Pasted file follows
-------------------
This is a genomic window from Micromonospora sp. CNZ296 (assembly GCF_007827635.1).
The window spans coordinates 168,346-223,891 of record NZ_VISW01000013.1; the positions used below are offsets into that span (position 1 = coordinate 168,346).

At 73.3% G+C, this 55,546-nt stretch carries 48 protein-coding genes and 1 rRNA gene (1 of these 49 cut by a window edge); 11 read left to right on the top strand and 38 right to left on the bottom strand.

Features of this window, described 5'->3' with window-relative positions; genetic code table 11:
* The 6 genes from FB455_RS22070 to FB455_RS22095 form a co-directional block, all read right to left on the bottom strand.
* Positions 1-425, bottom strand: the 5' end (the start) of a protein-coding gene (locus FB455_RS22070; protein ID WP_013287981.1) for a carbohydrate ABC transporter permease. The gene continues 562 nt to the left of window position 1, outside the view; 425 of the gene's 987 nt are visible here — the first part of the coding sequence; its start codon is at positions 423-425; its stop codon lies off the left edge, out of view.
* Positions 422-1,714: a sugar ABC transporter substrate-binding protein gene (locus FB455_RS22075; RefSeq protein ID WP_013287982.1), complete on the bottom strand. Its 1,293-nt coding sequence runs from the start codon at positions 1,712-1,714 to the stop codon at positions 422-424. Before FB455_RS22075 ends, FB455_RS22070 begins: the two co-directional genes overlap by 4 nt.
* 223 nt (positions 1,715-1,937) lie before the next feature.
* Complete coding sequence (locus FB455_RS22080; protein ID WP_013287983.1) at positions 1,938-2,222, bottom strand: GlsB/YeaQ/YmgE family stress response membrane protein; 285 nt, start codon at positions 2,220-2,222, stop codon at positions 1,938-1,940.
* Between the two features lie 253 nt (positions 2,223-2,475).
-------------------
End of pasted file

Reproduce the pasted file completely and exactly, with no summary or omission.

This is a genomic window from Micromonospora sp. CNZ296 (assembly GCF_007827635.1).
The window spans coordinates 168,346-223,891 of record NZ_VISW01000013.1; the positions used below are offsets into that span (position 1 = coordinate 168,346).

At 73.3% G+C, this 55,546-nt stretch carries 48 protein-coding genes and 1 rRNA gene (1 of these 49 cut by a window edge); 11 read left to right on the top strand and 38 right to left on the bottom strand.

Features of this window, described 5'->3' with window-relative positions; genetic code table 11:
* The 6 genes from FB455_RS22070 to FB455_RS22095 form a co-directional block, all read right to left on the bottom strand.
* Positions 1-425, bottom strand: the 5' end (the start) of a protein-coding gene (locus FB455_RS22070; protein ID WP_013287981.1) for a carbohydrate ABC transporter permease. The gene continues 562 nt to the left of window position 1, outside the view; 425 of the gene's 987 nt are visible here — the first part of the coding sequence; its start codon is at positions 423-425; its stop codon lies off the left edge, out of view.
* Positions 422-1,714: a sugar ABC transporter substrate-binding protein gene (locus FB455_RS22075; RefSeq protein ID WP_013287982.1), complete on the bottom strand. Its 1,293-nt coding sequence runs from the start codon at positions 1,712-1,714 to the stop codon at positions 422-424. Before FB455_RS22075 ends, FB455_RS22070 begins: the two co-directional genes overlap by 4 nt.
* 223 nt (positions 1,715-1,937) lie before the next feature.
* Complete coding sequence (locus FB455_RS22080; protein ID WP_013287983.1) at positions 1,938-2,222, bottom strand: GlsB/YeaQ/YmgE family stress response membrane protein; 285 nt, start codon at positions 2,220-2,222, stop codon at positions 1,938-1,940.
* Between the two features lie 253 nt (positions 2,223-2,475).